US7811638B2 - Multi-printed etch mask process to pattern features - Google Patents

Multi-printed etch mask process to pattern features Download PDF

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US7811638B2
US7811638B2 US11315713 US31571305A US7811638B2 US 7811638 B2 US7811638 B2 US 7811638B2 US 11315713 US11315713 US 11315713 US 31571305 A US31571305 A US 31571305A US 7811638 B2 US7811638 B2 US 7811638B2
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mask
feature
jet
printed
etch
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US20070145002A1 (en )
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Robert A. Street
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Palo Alto Research Center Inc
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Palo Alto Research Center Inc
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    • HELECTRICITY
    • H01BASIC ELECTRIC ELEMENTS
    • H01LSEMICONDUCTOR DEVICES; ELECTRIC SOLID STATE DEVICES NOT OTHERWISE PROVIDED FOR
    • H01L21/00Processes or apparatus adapted for the manufacture or treatment of semiconductor or solid state devices or of parts thereof
    • H01L21/02Manufacture or treatment of semiconductor devices or of parts thereof
    • H01L21/027Making masks on semiconductor bodies for further photolithographic processing not provided for in group H01L21/18 or H01L21/34
    • H01L21/0271Making masks on semiconductor bodies for further photolithographic processing not provided for in group H01L21/18 or H01L21/34 comprising organic layers
    • HELECTRICITY
    • H01BASIC ELECTRIC ELEMENTS
    • H01LSEMICONDUCTOR DEVICES; ELECTRIC SOLID STATE DEVICES NOT OTHERWISE PROVIDED FOR
    • H01L21/00Processes or apparatus adapted for the manufacture or treatment of semiconductor or solid state devices or of parts thereof
    • H01L21/02Manufacture or treatment of semiconductor devices or of parts thereof
    • H01L21/027Making masks on semiconductor bodies for further photolithographic processing not provided for in group H01L21/18 or H01L21/34
    • H01L21/0271Making masks on semiconductor bodies for further photolithographic processing not provided for in group H01L21/18 or H01L21/34 comprising organic layers
    • H01L21/0273Making masks on semiconductor bodies for further photolithographic processing not provided for in group H01L21/18 or H01L21/34 comprising organic layers characterised by the treatment of photoresist layers

Abstract

A method for patterning fine features using multiple jet-printed etch masks includes forming an initial feature through a first jet-printed etch mask and re-shaping the initial feature through at least one additional jet-printed etch mask.

Description

This invention was made with Government support under 70NANB3H3029 awarded by NIST/Varian. The Government has certain rights in this invention.

BACKGROUND

The following relates to semiconductor fabrication. It finds particular application to forming features. More particularly, it is directed to forming features using jet-printing technology.

Traditionally, photolithography was commonly used to pattern features on semiconductors. However, jet-printing technology has become a viable alternative and can reduce costs by eliminating a need for photolithographic systems and/or equipment. With jet-printing (or digital lithography), a jet printer is used to produce a pattern using materials ejected from a print head. The printed pattern can either include various features such as electrodes or be a mask used for subsequent semiconductor processing steps such as etching, stripping, etc. The resulting masks are sometimes referred to as jet-printed etch masks.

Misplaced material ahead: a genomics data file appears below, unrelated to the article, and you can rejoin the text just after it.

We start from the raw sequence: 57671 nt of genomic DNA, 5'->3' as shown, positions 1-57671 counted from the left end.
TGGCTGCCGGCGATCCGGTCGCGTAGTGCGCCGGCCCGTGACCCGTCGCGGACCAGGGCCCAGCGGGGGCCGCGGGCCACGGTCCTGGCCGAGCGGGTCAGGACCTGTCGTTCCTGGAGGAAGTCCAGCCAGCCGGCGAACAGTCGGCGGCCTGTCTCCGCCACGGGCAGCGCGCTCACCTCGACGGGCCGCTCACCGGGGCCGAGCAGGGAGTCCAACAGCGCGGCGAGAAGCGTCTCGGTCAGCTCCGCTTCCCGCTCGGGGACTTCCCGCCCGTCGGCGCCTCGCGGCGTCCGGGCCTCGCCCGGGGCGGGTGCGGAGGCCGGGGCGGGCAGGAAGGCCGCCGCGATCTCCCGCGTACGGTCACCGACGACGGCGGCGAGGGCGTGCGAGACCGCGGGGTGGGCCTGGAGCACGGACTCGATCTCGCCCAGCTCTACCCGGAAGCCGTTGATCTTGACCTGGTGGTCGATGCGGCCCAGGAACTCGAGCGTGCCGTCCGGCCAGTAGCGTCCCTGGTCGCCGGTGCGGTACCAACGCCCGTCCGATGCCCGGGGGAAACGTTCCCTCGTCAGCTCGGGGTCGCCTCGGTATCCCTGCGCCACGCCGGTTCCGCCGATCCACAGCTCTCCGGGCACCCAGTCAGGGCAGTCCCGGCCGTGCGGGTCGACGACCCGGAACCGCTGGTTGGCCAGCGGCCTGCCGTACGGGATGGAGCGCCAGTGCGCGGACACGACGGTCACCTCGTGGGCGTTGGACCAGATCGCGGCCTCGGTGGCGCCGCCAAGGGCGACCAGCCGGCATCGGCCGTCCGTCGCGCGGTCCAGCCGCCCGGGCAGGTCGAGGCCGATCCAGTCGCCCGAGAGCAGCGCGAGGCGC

A typical process employing jet-printed etch mask technology includes depositing a film to be patterned; jet printing a mask pattern on the film; etching the exposed area of the material; and stripping the mask. This results in relatively low-resolution features with a size limited to the printed drop size, which typically is about forty microns for conventional jet-printers. One approach to achieving smaller feature sizes (e.g., narrower widths) is to manufacture print heads with smaller print drop sizes. However, redesigning print heads can be costly and inefficient.

Piezoelectric jet print heads allow generation of lower droplet volumes. However, the small feature size desired for various fabrication processes is still difficult to achieve, for example, due to surface tension between the droplet and the wetted surface. Typically, complete wetting is needed to form a good contact in order to prevent undercutting of the printed mask. However, as the surface is wetted, the liquid droplet tends to spread out making it difficult to control feature size, which can results in undesirably large feature sizes. Decreasing wetting can result in unreliable patterning due to poor adhesion of the droplet to the substrate.

Thus, there is an unresolved need for improved jet-printing patterning techniques.

BRIEF DESCRIPTION

In one aspect, a method for patterning fine features using multiple jet-printed etch masks is illustrated. The method includes forming an initial feature through a first jet-printed etch mask and re-shaping the initial feature through at least one additional jet-printed etch mask.

BRIEF DESCRIPTION OF THE DRAWINGS

FIG. 1 illustrates an exemplary method for patterning fine features using multiple jet-printed etch masks;

FIG. 2 illustrates an exemplary method for patterning fine features using multiple jet-printed etch masks in which a first mask is patterned and etched and then subsequent masks are patterned and etched;

FIG. 3 illustrates an exemplary method for patterning fine features using multiple jet-printed etch masks in which the masks are patterned and then etched;